Answered By: Gabe Gossett
Last Updated: Jan 14, 2016     Views: 484

That's what they say! Now, we don't really have an authoritative source for this (if you do, please share), but that is the legend. Take a close look at the leather on the doors-- it doesn't exactly look like other leather you may have seen. Also, the old portion of the library was constructed at a time (1928) when it would have been more likely that whale skins would have been available. However you take it, as icky or cool, it is part of the story that makes our library unique.

Comments (2)

  1. Not really a source, but an interesting addition, I think. There's an interview with Mary E. bond, who was a Campus school student while the library was being built and on page six, she mentions that the students were particularly fascinated by the "leather doors..." http://content.wwu.edu/cdm/compoundobject/collection/scohp/id/81/rec/1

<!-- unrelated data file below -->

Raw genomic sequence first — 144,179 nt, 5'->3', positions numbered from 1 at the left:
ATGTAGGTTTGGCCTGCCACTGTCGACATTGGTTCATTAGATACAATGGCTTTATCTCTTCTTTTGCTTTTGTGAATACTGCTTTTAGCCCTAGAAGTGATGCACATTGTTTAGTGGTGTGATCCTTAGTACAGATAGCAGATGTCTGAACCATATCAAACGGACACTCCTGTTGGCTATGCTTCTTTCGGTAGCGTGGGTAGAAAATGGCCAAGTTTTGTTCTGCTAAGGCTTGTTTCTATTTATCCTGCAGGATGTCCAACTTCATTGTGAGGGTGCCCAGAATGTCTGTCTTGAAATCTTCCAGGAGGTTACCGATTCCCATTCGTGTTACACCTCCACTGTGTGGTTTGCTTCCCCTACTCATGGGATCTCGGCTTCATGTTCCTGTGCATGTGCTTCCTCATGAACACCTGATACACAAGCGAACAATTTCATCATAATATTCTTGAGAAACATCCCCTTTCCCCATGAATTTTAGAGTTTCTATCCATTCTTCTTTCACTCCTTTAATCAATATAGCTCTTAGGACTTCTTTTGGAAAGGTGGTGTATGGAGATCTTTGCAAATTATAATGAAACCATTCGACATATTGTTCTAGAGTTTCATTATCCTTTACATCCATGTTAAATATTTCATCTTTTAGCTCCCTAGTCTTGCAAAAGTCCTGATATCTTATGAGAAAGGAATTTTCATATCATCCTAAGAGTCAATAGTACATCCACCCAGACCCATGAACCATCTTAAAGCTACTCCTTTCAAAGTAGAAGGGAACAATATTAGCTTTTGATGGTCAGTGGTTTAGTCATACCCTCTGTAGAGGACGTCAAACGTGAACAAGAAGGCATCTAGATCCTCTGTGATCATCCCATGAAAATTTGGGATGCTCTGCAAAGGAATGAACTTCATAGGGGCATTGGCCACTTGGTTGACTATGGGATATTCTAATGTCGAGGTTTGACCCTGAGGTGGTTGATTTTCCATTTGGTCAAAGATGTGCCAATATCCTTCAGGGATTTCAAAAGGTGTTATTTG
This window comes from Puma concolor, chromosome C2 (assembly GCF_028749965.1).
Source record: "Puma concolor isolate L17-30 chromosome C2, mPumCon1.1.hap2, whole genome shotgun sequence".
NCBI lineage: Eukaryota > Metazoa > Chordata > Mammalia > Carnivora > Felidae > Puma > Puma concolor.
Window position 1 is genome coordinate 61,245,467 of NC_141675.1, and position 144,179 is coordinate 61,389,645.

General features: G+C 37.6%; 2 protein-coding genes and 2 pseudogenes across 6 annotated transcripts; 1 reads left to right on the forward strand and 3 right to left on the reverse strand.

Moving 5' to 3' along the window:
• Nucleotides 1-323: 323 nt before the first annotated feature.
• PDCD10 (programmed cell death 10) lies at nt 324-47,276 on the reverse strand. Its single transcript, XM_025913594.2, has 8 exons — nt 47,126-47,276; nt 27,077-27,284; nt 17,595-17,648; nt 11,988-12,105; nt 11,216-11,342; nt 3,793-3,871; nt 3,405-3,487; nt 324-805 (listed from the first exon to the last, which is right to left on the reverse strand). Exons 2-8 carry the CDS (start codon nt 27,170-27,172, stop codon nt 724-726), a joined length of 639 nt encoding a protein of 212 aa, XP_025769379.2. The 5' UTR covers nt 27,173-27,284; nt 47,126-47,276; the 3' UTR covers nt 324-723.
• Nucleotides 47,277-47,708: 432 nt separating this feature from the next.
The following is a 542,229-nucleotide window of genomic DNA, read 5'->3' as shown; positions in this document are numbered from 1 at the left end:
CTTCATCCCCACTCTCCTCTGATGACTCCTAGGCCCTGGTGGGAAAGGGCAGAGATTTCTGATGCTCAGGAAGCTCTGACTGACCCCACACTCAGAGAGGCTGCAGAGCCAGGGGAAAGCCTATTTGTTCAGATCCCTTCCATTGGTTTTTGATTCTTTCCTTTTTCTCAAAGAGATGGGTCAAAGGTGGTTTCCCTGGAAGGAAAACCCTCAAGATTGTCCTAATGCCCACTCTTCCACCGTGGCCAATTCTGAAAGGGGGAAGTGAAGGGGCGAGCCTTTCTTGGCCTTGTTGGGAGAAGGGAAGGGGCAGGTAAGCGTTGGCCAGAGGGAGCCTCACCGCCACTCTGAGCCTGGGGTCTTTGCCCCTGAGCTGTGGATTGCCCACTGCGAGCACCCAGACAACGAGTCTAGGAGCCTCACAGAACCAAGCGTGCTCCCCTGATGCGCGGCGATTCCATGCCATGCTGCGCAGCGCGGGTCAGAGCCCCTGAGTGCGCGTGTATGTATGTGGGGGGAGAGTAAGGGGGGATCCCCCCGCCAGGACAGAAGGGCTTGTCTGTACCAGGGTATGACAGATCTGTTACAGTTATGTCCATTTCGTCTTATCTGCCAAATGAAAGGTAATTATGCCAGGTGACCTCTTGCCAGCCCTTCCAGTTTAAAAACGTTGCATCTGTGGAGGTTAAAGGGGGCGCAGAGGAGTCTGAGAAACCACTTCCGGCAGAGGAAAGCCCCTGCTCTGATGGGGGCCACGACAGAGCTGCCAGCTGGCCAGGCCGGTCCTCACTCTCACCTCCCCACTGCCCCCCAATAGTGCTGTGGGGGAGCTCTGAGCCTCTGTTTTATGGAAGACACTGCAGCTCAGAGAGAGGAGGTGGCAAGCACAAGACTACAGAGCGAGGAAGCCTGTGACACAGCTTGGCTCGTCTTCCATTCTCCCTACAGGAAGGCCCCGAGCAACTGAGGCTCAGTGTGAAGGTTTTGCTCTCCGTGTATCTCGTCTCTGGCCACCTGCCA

by Heidi T on Feb 11, 2017.
  2. Additionally, in a 1933 edition of the Northwest Viking,a student paper at the time, an article describing the library specifically mentions "The doors resemble the carved metal doors of the Roman­esque churches. Those leading into the reading room are made of whale skin with metal joints." That's only 5 years after the library was built!

    http://content.wwu.edu/cdm/compoundobject/collection/wfront/id/2559/rec/62
    by Heidi T on Feb 11, 2017.

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